Pieter Jansz. Quast (Amsterdam 1605/6-1647 Amsterdam) Christ in the Garden of Gethsemane

Little is known about Pieter Jansz. Quast's life before he married Annetje Splinters on 19 December 1632. Shortly after the marriage the couple moved to Annetje's native city The Hague where she gave birth to a daughter and another child whose name remains unknown. The couple lived on the east side of theGroene Burchwal, the area where Jan van Goyen (1596-1656) and Paulus Potter (1625-1654) lived. Pieter spent most of his life in his native city Amsterdam, though he lived nine years in The Hague where he became a member of the St. Luke Guild (1634-1643).

The young couple faced a financially bumpy life, with several disturbing happenings due to Annetje's unruly character. The most imagining scene Annetje's face being mutilated by Caspar Ruybergen with the base of a smashed Roemer glass in their home at the Kalverstraat after she insulted him having visited numerous prostitutes Wel, mynheer, ick looff wel dat gy der wel hondert getast en gevoelt hebt... (well, dear Sir., I assume you must have been intimate with over a hundred of them).

Quast is best known as a draughtsman depicting low-life genre scenes with peasants, soldiers, conversation pieces, theater scenes, allegories and biblical scenes, often filled with folly and humour. The majority of his drawings executed in pencil and grey wash on vellum and seldomly in red chalk. Pieter Jansz.'s main sources of inspiration are Jacques Callot (1592-1635), Adriaen Brouwer (1605/6-1638) and also Adriaen van de Venne (1589-1662). The influence of Callot's work on Quast was so big, Quast was called the Dutch Callot. The Commedia dell'Arte was a main source for Callot.[1]

Travelling actors (mainly British) played on stage theaters in Amsterdam (Coster's Academy and the Schouwburg) and The Hague performing popular figures as Hanswurst and Pickleherring. Besides these professional actors and Rederijkers (amateurs), the fairs where populated with rope-dancers, animal acts and quacks. Especially the fairs in May and September in The Hague must have been inspiring resources for Quast during his years in the city.[2]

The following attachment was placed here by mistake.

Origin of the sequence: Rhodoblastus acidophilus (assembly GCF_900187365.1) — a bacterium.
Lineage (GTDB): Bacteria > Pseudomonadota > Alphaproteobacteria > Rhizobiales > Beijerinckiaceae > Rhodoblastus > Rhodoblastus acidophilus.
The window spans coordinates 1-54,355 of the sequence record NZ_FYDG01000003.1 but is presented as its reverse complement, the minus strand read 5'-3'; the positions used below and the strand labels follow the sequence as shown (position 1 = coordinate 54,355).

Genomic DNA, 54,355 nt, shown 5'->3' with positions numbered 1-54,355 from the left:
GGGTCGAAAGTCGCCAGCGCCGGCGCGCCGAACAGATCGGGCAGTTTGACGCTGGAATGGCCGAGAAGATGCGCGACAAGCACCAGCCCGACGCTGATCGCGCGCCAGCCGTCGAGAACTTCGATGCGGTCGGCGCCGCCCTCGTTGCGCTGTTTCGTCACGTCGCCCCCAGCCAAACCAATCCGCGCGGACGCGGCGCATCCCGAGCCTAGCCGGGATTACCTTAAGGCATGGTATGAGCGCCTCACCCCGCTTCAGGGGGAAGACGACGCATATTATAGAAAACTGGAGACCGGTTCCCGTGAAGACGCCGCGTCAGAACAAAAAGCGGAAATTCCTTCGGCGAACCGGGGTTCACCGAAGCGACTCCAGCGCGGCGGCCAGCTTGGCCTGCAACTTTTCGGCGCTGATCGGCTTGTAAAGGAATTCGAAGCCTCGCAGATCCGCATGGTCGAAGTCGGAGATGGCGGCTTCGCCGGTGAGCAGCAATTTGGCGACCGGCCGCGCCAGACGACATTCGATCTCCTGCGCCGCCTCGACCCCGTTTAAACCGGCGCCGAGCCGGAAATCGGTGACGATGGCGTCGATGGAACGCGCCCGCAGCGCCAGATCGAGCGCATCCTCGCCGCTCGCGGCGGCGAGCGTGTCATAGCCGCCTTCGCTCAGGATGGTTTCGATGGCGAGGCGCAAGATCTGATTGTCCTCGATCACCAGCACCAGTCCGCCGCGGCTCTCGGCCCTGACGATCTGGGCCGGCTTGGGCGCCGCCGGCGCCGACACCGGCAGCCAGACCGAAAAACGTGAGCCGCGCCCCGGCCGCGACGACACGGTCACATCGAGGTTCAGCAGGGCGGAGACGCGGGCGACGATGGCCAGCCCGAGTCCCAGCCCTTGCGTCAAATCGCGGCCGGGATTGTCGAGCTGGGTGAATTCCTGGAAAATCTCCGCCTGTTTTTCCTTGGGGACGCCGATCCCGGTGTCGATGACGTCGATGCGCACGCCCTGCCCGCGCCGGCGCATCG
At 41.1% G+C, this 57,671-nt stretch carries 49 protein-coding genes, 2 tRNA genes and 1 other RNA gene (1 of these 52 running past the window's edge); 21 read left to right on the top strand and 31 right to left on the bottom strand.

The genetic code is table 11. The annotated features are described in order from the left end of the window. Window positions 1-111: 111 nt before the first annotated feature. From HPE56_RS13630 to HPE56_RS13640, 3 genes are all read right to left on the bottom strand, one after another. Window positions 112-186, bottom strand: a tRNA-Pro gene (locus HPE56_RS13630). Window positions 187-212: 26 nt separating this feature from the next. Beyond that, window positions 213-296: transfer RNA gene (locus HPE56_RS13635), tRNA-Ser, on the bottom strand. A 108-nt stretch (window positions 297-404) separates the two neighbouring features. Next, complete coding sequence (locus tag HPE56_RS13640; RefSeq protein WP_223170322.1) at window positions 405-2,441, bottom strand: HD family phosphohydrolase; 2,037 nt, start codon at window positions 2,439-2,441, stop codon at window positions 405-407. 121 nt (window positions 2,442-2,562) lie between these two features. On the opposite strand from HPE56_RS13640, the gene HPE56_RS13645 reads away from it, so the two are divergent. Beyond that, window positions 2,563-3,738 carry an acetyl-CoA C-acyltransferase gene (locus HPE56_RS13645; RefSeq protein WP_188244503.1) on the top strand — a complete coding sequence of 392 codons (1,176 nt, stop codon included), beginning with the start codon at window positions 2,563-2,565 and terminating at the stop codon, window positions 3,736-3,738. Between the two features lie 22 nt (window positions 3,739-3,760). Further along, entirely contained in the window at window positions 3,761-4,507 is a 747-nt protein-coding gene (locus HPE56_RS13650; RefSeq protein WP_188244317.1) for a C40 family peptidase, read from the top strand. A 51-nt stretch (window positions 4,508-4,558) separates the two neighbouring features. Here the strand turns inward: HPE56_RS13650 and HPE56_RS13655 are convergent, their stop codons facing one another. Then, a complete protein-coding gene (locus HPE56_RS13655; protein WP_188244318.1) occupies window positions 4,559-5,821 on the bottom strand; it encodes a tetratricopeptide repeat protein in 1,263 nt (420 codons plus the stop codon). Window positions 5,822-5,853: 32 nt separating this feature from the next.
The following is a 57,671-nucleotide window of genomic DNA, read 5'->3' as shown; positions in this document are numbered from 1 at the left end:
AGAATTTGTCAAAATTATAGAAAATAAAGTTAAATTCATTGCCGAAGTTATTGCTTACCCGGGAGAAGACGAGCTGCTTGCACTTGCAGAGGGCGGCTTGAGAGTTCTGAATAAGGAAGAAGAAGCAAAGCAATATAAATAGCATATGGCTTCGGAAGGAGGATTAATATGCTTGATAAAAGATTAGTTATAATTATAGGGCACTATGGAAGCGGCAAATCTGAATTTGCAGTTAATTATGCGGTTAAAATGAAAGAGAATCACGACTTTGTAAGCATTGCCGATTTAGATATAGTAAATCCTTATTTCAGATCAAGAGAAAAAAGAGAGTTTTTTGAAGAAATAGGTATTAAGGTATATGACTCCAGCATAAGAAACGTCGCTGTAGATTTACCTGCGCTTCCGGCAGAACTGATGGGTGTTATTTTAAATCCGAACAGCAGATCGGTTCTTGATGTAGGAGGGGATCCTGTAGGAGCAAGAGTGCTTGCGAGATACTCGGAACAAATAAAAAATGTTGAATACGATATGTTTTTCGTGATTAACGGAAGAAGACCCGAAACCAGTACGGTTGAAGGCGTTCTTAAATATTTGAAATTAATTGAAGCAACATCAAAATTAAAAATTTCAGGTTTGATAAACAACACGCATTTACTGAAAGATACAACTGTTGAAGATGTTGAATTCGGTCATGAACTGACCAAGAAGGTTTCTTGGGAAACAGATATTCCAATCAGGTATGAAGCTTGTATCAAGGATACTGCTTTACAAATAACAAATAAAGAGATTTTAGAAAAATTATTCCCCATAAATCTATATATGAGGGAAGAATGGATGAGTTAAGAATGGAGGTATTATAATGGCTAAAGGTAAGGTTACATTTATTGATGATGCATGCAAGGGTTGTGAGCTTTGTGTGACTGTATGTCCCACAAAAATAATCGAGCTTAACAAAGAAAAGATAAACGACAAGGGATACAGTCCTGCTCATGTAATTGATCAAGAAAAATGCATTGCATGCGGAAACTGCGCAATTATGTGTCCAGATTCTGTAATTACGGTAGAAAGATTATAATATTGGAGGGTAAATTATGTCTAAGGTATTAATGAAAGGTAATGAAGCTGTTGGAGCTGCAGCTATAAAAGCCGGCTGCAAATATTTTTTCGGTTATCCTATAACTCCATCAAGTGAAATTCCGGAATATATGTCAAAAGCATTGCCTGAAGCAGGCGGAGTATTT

The present sheet is a most successfully accomplished example of Quast's draughtmanship and is part of his Passion of Christ series dated 1640. The Passion describes the final period in the life of Jesus Christ from his triumphal entry into Jerusalem until his crucifixion and resurrection. Shown in this brilliantly preserved drawing on vellum is the moment where Christ prays in great despair in the Garden of Gethsemane on the foot of the Olive Mountain on the day before his crucifixion on Mount Calvary/Golgotha.

As with seventeenth century painters who used the whimsical veined shapes in a slice of lapis lazuli as background for their paintings and incorporated these naturally shaped artifacts of the media into their compositions, whether solicited or unsolicited, the nuchal folding of the vellum on the far upper centre, just above the head of the Angel, creates a halo which underscores this biblical scene in a brilliant and unique way.

Several scenes of Quast's Passion series have been preserved in the collections of the Metropolitan Museum of Art, New York and Stiftung Weimarer Klassik und Kunstsammlungen, Weimar (Thüringen).[3][4]



[1] A. Bredius, 'Pieter Jansz. Quast', Oud-Holland 20 (1902), p. 65-82

[2] B.A. Stanton-Hirst, 'Pieter Quast and the theatre', Oud Holland 96 (1982), p. 213-237

[3] Pieter Jansz. Quast, The Mocking of Christ (1640).
Graphite and black chalk, brush and gray wash, on vellum, 26 x 19.6 cm.
Metropolitan Museum of Art, New York. Accession Number: 2006.293

[4] Pieter Jansz. Quast, Christ before King Herode (1640).
Pencil, 275 195 mm on vellum.
Stiftung Weimarer Klassik und Kunstsammlungen, Weimar (Thüringen) , inv./cat.nr KK 5303

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